There is a separate Administrator's Guide describing how to set up the helpdesk and maintain the data.
Every request has a category, which identifies what kind of request it is. The categories can be very detailed and specific, or very vague and general.
Every request also has a priority which defines how urgent it is, and may have a due date, the meaning of which depends on the priority. For example, if the priority is "Critical", then there is no due date since it must be resolved immediately. If the priority is "Deadline" then the due date is the deadline. If the priority is "Objective" then the due date is the date when the objective is to be reviewed.
Certain categories of request might have specific pieces of information that it is usually useful to gather. These properties are attached to a request when it is created, and may be filled in for future reference and reporting.
I am calling the person who is using the helpdesk system the user. A person asking for something to be done is the originator of the request. To avoid confusion, I am not calling them a user although they are probably requesting support as the user of some other system.
A request can be assigned to one user. The owner of a request is the person it is assigned to at the moment, meaning they are the one responsible for its resolution. Users can be grouped into teams for the purposes of grouping users who share one or more skills. Teams can overlap and don't necessarily relate to the departmental structure. The skills that a team has are defined in terms of the categories of request that members of the team can be expected to handle. Each request may also be assigned to a team, but it needn't and it's only used for reporting purposes or to hint at who else should pick up the request if the current owner is unable to continue.
In general, the owners, originators and other people are listed in the database as contacts, associated with a full name, phone number etc. Each has a unique contact ID. It is probably a good idea for this to follow some established convention so that it can be guessed from the name.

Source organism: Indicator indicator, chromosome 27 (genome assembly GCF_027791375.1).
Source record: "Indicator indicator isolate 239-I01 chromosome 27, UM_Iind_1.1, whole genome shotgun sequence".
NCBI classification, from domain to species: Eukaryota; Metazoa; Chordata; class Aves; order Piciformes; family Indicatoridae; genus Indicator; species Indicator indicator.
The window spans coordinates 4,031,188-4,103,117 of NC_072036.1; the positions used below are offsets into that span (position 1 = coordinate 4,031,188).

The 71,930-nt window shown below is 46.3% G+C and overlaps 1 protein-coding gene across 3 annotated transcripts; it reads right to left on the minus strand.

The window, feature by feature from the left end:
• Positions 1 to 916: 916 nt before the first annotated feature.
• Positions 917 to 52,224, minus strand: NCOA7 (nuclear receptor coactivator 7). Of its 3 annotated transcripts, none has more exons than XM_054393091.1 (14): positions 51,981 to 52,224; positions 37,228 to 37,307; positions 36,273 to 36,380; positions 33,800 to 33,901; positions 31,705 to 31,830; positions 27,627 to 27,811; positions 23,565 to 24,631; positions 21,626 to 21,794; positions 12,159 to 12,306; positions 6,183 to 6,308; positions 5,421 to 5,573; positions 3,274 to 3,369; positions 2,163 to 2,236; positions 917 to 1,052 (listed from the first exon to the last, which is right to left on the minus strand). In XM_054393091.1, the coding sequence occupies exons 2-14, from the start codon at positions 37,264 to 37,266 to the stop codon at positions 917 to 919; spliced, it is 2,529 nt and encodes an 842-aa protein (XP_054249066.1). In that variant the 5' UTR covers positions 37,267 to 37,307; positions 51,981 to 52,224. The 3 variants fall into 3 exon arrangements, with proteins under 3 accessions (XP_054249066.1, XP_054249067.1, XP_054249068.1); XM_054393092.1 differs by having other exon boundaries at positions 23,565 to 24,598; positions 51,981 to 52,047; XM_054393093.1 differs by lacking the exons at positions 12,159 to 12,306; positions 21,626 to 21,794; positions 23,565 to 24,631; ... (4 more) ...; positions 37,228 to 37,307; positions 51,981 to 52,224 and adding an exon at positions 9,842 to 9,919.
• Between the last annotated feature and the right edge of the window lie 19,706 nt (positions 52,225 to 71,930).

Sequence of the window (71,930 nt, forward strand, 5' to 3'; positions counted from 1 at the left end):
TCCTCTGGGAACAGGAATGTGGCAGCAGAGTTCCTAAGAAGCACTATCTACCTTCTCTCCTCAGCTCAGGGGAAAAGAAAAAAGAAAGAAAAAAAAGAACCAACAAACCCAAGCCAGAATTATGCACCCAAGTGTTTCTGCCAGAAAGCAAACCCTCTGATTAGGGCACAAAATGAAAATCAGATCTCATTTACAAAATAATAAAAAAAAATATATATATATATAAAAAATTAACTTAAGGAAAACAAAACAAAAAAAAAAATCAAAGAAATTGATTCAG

Individuals whose names appear in the examples are fictional, although there are probably many thousands of real people with the same name.
The sections are:
The contact search pages matches what you enter against the last name, first name or location (in that order). So typing "S" would match a "John Smith" a "Steve Jones" and everyone in the "Sales" location, but hopefully the one you want is near the top of the list. The search is not case sensitive.
The "search contacts" page also has a row of letter buttons, which are effectively equivalent to entering a single letter as the search string.
Search contact database the person making the request. Preference order is Last Name, First Name, Location.
|petha||Peterfirstname.lastname@example.org||IT Glasgow||Take Call|
|Someone else, maybe not listed in the contact table.||Take Call|
Following the "Take Call" link from one of the search results identifies that contact as the originator of the request, which is yet to be created. You can also continue with the originator unspecified, if they aren't in the contact table yet.
The next stage is diagnosing the request to see what category it should be.
Initially the request would be "Uncategorised". Answering a question provides information that either identifies the request category or leads to a further set of questions (or both).
It is not necessary to ask the caller every question, just use what information you can get from them to determine the nature of the request, using the questions as a guide. The questions are configurable from the "Admin" section of the helpdesk system. They can be tailored carefully to act as an "expert system" to troubleshoot common problems.
When it is possible to create a request, there is a "Raise Request" button at the top of the page, and if there is advice in the knowledge base (e.g. "logging out and back in should fix it") for that category of request, it will be displayed.